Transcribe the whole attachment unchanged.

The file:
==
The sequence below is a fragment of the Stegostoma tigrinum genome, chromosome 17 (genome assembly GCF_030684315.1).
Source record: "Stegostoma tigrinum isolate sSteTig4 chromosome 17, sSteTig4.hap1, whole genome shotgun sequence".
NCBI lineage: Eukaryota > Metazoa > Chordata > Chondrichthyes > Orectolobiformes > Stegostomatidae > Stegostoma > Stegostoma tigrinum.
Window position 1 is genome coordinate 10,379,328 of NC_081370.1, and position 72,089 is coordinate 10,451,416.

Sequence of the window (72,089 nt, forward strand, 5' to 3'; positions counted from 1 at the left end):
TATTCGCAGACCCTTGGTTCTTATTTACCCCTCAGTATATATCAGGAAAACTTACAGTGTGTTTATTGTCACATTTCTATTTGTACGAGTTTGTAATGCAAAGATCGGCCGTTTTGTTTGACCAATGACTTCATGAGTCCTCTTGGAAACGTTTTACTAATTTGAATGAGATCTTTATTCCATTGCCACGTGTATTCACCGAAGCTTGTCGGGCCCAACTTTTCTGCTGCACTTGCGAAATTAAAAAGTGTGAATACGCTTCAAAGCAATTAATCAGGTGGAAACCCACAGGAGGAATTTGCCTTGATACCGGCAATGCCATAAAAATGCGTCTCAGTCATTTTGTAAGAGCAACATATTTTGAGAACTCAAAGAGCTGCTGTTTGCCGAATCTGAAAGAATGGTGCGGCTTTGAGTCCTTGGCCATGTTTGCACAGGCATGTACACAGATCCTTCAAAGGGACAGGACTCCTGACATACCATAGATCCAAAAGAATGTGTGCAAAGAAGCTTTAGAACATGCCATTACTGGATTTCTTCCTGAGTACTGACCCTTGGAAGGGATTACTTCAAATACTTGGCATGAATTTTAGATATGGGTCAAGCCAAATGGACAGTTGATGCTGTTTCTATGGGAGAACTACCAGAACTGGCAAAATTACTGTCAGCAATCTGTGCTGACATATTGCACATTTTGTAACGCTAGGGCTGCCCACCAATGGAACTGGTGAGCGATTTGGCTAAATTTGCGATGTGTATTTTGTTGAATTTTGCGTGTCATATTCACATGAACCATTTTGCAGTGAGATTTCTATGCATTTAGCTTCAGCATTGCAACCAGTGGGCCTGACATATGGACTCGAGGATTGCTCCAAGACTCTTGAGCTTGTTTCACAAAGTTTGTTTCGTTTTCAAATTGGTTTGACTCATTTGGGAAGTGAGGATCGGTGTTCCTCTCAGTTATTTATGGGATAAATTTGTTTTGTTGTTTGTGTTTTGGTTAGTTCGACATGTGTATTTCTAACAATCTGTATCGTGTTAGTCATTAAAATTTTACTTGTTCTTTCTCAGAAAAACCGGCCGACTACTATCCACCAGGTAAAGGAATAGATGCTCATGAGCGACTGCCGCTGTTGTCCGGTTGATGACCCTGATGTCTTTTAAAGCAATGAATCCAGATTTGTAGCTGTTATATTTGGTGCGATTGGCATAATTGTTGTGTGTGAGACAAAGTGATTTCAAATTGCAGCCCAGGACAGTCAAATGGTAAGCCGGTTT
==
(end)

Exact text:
The sequence below is a fragment of the Stegostoma tigrinum genome, chromosome 17 (genome assembly GCF_030684315.1).
Source record: "Stegostoma tigrinum isolate sSteTig4 chromosome 17, sSteTig4.hap1, whole genome shotgun sequence".
NCBI lineage: Eukaryota > Metazoa > Chordata > Chondrichthyes > Orectolobiformes > Stegostomatidae > Stegostoma > Stegostoma tigrinum.
Window position 1 is genome coordinate 10,379,328 of NC_081370.1, and position 72,089 is coordinate 10,451,416.

Sequence of the window (72,089 nt, forward strand, 5' to 3'; positions counted from 1 at the left end):
TATTCGCAGACCCTTGGTTCTTATTTACCCCTCAGTATATATCAGGAAAACTTACAGTGTGTTTATTGTCACATTTCTATTTGTACGAGTTTGTAATGCAAAGATCGGCCGTTTTGTTTGACCAATGACTTCATGAGTCCTCTTGGAAACGTTTTACTAATTTGAATGAGATCTTTATTCCATTGCCACGTGTATTCACCGAAGCTTGTCGGGCCCAACTTTTCTGCTGCACTTGCGAAATTAAAAAGTGTGAATACGCTTCAAAGCAATTAATCAGGTGGAAACCCACAGGAGGAATTTGCCTTGATACCGGCAATGCCATAAAAATGCGTCTCAGTCATTTTGTAAGAGCAACATATTTTGAGAACTCAAAGAGCTGCTGTTTGCCGAATCTGAAAGAATGGTGCGGCTTTGAGTCCTTGGCCATGTTTGCACAGGCATGTACACAGATCCTTCAAAGGGACAGGACTCCTGACATACCATAGATCCAAAAGAATGTGTGCAAAGAAGCTTTAGAACATGCCATTACTGGATTTCTTCCTGAGTACTGACCCTTGGAAGGGATTACTTCAAATACTTGGCATGAATTTTAGATATGGGTCAAGCCAAATGGACAGTTGATGCTGTTTCTATGGGAGAACTACCAGAACTGGCAAAATTACTGTCAGCAATCTGTGCTGACATATTGCACATTTTGTAACGCTAGGGCTGCCCACCAATGGAACTGGTGAGCGATTTGGCTAAATTTGCGATGTGTATTTTGTTGAATTTTGCGTGTCATATTCACATGAACCATTTTGCAGTGAGATTTCTATGCATTTAGCTTCAGCATTGCAACCAGTGGGCCTGACATATGGACTCGAGGATTGCTCCAAGACTCTTGAGCTTGTTTCACAAAGTTTGTTTCGTTTTCAAATTGGTTTGACTCATTTGGGAAGTGAGGATCGGTGTTCCTCTCAGTTATTTATGGGATAAATTTGTTTTGTTGTTTGTGTTTTGGTTAGTTCGACATGTGTATTTCTAACAATCTGTATCGTGTTAGTCATTAAAATTTTACTTGTTCTTTCTCAGAAAAACCGGCCGACTACTATCCACCAGGTAAAGGAATAGATGCTCATGAGCGACTGCCGCTGTTGTCCGGTTGATGACCCTGATGTCTTTTAAAGCAATGAATCCAGATTTGTAGCTGTTATATTTGGTGCGATTGGCATAATTGTTGTGTGTGAGACAAAGTGATTTCAAATTGCAGCCCAGGACAGTCAAATGGTAAGCCGGTTT